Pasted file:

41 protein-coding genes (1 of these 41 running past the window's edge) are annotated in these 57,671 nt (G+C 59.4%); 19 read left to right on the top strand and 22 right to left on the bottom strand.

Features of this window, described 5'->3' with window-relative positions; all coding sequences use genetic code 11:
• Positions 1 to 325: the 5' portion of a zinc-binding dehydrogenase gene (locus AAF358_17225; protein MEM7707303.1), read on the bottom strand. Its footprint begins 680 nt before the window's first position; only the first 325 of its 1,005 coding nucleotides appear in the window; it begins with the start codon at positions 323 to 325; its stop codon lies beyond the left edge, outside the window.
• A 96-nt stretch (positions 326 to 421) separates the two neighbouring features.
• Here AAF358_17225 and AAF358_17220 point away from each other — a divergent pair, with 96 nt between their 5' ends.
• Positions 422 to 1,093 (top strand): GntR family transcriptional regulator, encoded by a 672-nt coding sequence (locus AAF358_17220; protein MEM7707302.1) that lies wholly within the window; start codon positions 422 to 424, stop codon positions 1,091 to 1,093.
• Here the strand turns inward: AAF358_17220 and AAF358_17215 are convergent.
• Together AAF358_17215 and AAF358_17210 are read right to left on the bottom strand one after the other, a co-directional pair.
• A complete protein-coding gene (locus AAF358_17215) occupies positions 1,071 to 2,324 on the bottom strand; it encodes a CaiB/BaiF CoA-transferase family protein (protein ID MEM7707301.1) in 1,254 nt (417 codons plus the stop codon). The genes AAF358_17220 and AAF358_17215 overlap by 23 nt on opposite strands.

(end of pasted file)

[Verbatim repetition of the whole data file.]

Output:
41 protein-coding genes (1 of these 41 running past the window's edge) are annotated in these 57,671 nt (G+C 59.4%); 19 read left to right on the top strand and 22 right to left on the bottom strand.

Features of this window, described 5'->3' with window-relative positions; all coding sequences use genetic code 11:
• Positions 1 to 325: the 5' portion of a zinc-binding dehydrogenase gene (locus AAF358_17225; protein MEM7707303.1), read on the bottom strand. Its footprint begins 680 nt before the window's first position; only the first 325 of its 1,005 coding nucleotides appear in the window; it begins with the start codon at positions 323 to 325; its stop codon lies beyond the left edge, outside the window.
• A 96-nt stretch (positions 326 to 421) separates the two neighbouring features.
• Here AAF358_17225 and AAF358_17220 point away from each other — a divergent pair, with 96 nt between their 5' ends.
• Positions 422 to 1,093 (top strand): GntR family transcriptional regulator, encoded by a 672-nt coding sequence (locus AAF358_17220; protein MEM7707302.1) that lies wholly within the window; start codon positions 422 to 424, stop codon positions 1,091 to 1,093.
• Here the strand turns inward: AAF358_17220 and AAF358_17215 are convergent.
• Together AAF358_17215 and AAF358_17210 are read right to left on the bottom strand one after the other, a co-directional pair.
• A complete protein-coding gene (locus AAF358_17215) occupies positions 1,071 to 2,324 on the bottom strand; it encodes a CaiB/BaiF CoA-transferase family protein (protein ID MEM7707301.1) in 1,254 nt (417 codons plus the stop codon). The genes AAF358_17220 and AAF358_17215 overlap by 23 nt on opposite strands.